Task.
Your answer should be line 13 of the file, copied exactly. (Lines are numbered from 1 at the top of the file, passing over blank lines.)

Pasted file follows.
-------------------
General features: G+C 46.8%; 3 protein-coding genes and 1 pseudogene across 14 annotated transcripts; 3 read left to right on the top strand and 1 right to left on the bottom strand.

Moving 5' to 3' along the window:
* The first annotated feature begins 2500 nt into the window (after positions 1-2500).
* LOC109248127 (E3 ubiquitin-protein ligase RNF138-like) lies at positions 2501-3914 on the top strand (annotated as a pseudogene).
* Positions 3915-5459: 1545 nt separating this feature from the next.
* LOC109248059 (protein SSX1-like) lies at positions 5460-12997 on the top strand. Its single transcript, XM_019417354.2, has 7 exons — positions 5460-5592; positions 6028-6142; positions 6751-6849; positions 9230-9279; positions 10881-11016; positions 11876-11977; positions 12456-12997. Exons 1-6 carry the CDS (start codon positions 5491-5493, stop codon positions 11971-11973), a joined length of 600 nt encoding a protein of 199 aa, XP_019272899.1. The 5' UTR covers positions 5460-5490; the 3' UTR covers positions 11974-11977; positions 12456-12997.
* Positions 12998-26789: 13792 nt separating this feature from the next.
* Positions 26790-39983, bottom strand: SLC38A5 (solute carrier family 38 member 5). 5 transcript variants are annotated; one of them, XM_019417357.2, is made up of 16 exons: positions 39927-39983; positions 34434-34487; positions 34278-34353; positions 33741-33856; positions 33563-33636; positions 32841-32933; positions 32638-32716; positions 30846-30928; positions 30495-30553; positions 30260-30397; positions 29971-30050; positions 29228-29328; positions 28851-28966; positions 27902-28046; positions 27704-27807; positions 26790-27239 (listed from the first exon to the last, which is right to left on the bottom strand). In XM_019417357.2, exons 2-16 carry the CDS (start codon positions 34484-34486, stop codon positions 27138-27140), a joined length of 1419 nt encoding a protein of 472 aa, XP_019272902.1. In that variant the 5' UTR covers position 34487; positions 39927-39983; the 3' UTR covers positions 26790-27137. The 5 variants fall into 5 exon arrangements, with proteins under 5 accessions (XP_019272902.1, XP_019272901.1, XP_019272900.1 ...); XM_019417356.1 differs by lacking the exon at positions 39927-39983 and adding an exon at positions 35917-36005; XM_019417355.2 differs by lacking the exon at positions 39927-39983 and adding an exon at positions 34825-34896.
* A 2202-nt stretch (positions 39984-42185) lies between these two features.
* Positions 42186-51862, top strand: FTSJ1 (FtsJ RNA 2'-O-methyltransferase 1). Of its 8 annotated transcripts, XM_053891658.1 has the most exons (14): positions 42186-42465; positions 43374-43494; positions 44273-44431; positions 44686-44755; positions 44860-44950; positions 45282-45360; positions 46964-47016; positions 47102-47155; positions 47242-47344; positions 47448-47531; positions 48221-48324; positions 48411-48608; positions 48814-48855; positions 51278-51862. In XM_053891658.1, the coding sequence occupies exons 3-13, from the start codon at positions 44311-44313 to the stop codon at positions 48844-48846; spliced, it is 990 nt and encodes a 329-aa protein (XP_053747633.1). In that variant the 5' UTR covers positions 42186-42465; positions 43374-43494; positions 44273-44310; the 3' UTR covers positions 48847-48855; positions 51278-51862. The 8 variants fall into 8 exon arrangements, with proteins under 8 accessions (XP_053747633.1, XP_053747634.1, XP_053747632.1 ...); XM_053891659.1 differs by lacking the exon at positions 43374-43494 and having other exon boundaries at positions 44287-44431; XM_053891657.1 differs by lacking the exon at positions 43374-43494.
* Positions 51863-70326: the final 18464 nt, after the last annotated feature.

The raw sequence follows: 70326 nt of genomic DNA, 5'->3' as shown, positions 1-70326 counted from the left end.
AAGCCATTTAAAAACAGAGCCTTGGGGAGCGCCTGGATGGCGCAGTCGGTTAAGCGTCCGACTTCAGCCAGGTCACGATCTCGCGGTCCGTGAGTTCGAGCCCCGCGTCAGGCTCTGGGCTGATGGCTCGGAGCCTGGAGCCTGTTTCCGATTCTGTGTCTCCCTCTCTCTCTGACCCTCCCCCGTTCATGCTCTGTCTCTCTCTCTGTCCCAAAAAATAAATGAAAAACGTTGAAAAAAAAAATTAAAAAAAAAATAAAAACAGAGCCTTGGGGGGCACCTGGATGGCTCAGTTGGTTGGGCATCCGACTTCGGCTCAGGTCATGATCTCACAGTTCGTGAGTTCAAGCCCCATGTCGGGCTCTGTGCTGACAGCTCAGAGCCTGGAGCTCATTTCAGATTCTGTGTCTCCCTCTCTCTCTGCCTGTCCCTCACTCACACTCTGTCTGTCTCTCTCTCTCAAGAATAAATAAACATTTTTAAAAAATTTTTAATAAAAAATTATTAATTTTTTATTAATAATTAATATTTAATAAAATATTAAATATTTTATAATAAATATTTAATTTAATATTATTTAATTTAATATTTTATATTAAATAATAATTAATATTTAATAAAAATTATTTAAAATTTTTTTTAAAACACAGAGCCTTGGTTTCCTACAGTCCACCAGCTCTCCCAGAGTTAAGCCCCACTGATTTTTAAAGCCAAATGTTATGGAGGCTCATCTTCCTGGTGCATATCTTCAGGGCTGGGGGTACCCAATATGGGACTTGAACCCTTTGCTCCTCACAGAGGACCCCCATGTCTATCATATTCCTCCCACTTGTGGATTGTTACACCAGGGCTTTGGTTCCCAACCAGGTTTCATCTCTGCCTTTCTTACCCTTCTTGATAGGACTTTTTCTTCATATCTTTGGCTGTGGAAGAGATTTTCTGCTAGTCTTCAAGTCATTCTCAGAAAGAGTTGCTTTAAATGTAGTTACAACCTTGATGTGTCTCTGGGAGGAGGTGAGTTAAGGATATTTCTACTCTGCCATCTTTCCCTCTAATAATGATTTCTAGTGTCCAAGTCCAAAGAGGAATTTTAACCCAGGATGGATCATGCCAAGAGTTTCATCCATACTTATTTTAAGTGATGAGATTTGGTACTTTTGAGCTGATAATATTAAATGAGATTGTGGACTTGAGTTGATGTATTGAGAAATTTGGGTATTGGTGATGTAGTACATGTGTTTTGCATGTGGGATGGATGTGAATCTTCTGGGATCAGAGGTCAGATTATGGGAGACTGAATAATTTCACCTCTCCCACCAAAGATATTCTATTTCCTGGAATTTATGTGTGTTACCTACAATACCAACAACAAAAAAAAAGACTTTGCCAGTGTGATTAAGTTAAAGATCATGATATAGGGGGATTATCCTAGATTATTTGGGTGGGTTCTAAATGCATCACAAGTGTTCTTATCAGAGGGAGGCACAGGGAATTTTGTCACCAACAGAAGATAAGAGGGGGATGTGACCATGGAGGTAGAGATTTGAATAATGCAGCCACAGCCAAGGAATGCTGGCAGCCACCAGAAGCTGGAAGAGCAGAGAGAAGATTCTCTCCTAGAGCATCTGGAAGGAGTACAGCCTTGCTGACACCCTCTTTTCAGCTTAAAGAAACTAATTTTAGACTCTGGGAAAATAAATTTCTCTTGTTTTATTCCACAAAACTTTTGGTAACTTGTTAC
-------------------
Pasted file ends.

AAGCCATTTAAAAACAGAGCCTTGGGGAGCGCCTGGATGGCGCAGTCGGTTAAGCGTCCGACTTCAGCCAGGTCACGATCTCGCGGTCCGTGAGTTCGAGCCCCGCGTCAGGCTCTGGGCTGATGGCTCGGAGCCTGGAGCCTGTTTCCGATTCTGTGTCTCCCTCTCTCTCTGACCCTCCCCCGTTCATGCTCTGTCTCTCTCTCTGTCCCAAAAAATAAATGAAAAACGTTGAAAAAAAAAATTAAAAAAAAAATAAAAACAGAGCCTTGGGGGGCACCTGGATGGCTCAGTTGGTTGGGCATCCGACTTCGGCTCAGGTCATGATCTCACAGTTCGTGAGTTCAAGCCCCATGTCGGGCTCTGTGCTGACAGCTCAGAGCCTGGAGCTCATTTCAGATTCTGTGTCTCCCTCTCTCTCTGCCTGTCCCTCACTCACACTCTGTCTGTCTCTCTCTCTCAAGAATAAATAAACATTTTTAAAAAATTTTTAATAAAAAATTATTAATTTTTTATTAATAATTAATATTTAATAAAATATTAAATATTTTATAATAAATATTTAATTTAATATTATTTAATTTAATATTTTATATTAAATAATAATTAATATTTAATAAAAATTATTTAAAATTTTTTTTAAAACACAGAGCCTTGGTTTCCTACAGTCCACCAGCTCTCCCAGAGTTAAGCCCCACTGATTTTTAAAGCCAAATGTTATGGAGGCTCATCTTCCTGGTGCATATCTTCAGGGCTGGGGGTACCCAATATGGGACTTGAACCCTTTGCTCCTCACAGAGGACCCCCATGTCTATCATATTCCTCCCACTTGTGGATTGTTACACCAGGGCTTTGGTTCCCAACCAGGTTTCATCTCTGCCTTTCTTACCCTTCTTGATAGGACTTTTTCTTCATATCTTTGGCTGTGGAAGAGATTTTCTGCTAGTCTTCAAGTCATTCTCAGAAAGAGTTGCTTTAAATGTAGTTACAACCTTGATGTGTCTCTGGGAGGAGGTGAGTTAAGGATATTTCTACTCTGCCATCTTTCCCTCTAATAATGATTTCTAGTGTCCAAGTCCAAAGAGGAATTTTAACCCAGGATGGATCATGCCAAGAGTTTCATCCATACTTATTTTAAGTGATGAGATTTGGTACTTTTGAGCTGATAATATTAAATGAGATTGTGGACTTGAGTTGATGTATTGAGAAATTTGGGTATTGGTGATGTAGTACATGTGTTTTGCATGTGGGATGGATGTGAATCTTCTGGGATCAGAGGTCAGATTATGGGAGACTGAATAATTTCACCTCTCCCACCAAAGATATTCTATTTCCTGGAATTTATGTGTGTTACCTACAATACCAACAACAAAAAAAAAGACTTTGCCAGTGTGATTAAGTTAAAGATCATGATATAGGGGGATTATCCTAGATTATTTGGGTGGGTTCTAAATGCATCACAAGTGTTCTTATCAGAGGGAGGCACAGGGAATTTTGTCACCAACAGAAGATAAGAGGGGGATGTGACCATGGAGGTAGAGATTTGAATAATGCAGCCACAGCCAAGGAATGCTGGCAGCCACCAGAAGCTGGAAGAGCAGAGAGAAGATTCTCTCCTAGAGCATCTGGAAGGAGTACAGCCTTGCTGACACCCTCTTTTCAGCTTAAAGAAACTAATTTTAGACTCTGGGAAAATAAATTTCTCTTGTTTTATTCCACAAAACTTTTGGTAACTTGTTAC